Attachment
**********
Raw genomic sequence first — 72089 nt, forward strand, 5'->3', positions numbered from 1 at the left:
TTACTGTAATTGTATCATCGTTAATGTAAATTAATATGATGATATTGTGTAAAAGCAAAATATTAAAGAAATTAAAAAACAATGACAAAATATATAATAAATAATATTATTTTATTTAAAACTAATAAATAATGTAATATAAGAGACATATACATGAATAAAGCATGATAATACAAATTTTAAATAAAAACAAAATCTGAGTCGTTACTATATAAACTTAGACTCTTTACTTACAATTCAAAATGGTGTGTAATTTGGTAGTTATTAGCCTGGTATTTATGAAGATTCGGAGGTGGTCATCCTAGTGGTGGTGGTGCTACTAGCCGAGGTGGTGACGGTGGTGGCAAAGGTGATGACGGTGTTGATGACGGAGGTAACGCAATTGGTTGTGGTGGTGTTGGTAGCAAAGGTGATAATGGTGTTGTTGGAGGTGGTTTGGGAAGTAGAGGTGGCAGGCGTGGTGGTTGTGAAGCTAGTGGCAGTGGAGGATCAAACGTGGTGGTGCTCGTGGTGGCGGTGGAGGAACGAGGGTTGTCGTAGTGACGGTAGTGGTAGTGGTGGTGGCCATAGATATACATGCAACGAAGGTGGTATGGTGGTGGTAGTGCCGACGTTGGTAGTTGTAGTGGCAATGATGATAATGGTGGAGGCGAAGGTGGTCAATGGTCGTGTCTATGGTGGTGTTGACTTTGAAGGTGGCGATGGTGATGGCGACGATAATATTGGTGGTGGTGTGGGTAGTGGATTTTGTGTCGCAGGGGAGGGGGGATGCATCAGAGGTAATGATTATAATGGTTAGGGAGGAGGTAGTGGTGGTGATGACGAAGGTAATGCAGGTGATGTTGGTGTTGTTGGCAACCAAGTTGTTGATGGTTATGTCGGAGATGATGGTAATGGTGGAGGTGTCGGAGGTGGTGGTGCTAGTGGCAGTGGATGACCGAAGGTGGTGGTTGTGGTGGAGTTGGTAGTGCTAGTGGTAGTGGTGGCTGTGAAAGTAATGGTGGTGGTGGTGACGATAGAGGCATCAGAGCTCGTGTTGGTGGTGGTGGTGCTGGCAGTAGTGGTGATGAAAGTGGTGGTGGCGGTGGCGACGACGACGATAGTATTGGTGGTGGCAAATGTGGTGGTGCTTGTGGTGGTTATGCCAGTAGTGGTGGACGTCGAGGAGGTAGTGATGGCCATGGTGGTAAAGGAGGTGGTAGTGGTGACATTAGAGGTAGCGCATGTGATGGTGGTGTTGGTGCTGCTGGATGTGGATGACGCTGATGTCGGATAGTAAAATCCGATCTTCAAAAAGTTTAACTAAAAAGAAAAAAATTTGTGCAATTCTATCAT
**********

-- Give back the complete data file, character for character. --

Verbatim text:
Raw genomic sequence first — 72089 nt, forward strand, 5'->3', positions numbered from 1 at the left:
TTACTGTAATTGTATCATCGTTAATGTAAATTAATATGATGATATTGTGTAAAAGCAAAATATTAAAGAAATTAAAAAACAATGACAAAATATATAATAAATAATATTATTTTATTTAAAACTAATAAATAATGTAATATAAGAGACATATACATGAATAAAGCATGATAATACAAATTTTAAATAAAAACAAAATCTGAGTCGTTACTATATAAACTTAGACTCTTTACTTACAATTCAAAATGGTGTGTAATTTGGTAGTTATTAGCCTGGTATTTATGAAGATTCGGAGGTGGTCATCCTAGTGGTGGTGGTGCTACTAGCCGAGGTGGTGACGGTGGTGGCAAAGGTGATGACGGTGTTGATGACGGAGGTAACGCAATTGGTTGTGGTGGTGTTGGTAGCAAAGGTGATAATGGTGTTGTTGGAGGTGGTTTGGGAAGTAGAGGTGGCAGGCGTGGTGGTTGTGAAGCTAGTGGCAGTGGAGGATCAAACGTGGTGGTGCTCGTGGTGGCGGTGGAGGAACGAGGGTTGTCGTAGTGACGGTAGTGGTAGTGGTGGTGGCCATAGATATACATGCAACGAAGGTGGTATGGTGGTGGTAGTGCCGACGTTGGTAGTTGTAGTGGCAATGATGATAATGGTGGAGGCGAAGGTGGTCAATGGTCGTGTCTATGGTGGTGTTGACTTTGAAGGTGGCGATGGTGATGGCGACGATAATATTGGTGGTGGTGTGGGTAGTGGATTTTGTGTCGCAGGGGAGGGGGGATGCATCAGAGGTAATGATTATAATGGTTAGGGAGGAGGTAGTGGTGGTGATGACGAAGGTAATGCAGGTGATGTTGGTGTTGTTGGCAACCAAGTTGTTGATGGTTATGTCGGAGATGATGGTAATGGTGGAGGTGTCGGAGGTGGTGGTGCTAGTGGCAGTGGATGACCGAAGGTGGTGGTTGTGGTGGAGTTGGTAGTGCTAGTGGTAGTGGTGGCTGTGAAAGTAATGGTGGTGGTGGTGACGATAGAGGCATCAGAGCTCGTGTTGGTGGTGGTGGTGCTGGCAGTAGTGGTGATGAAAGTGGTGGTGGCGGTGGCGACGACGACGATAGTATTGGTGGTGGCAAATGTGGTGGTGCTTGTGGTGGTTATGCCAGTAGTGGTGGACGTCGAGGAGGTAGTGATGGCCATGGTGGTAAAGGAGGTGGTAGTGGTGACATTAGAGGTAGCGCATGTGATGGTGGTGTTGGTGCTGCTGGATGTGGATGACGCTGATGTCGGATAGTAAAATCCGATCTTCAAAAAGTTTAACTAAAAAGAAAAAAATTTGTGCAATTCTATCAT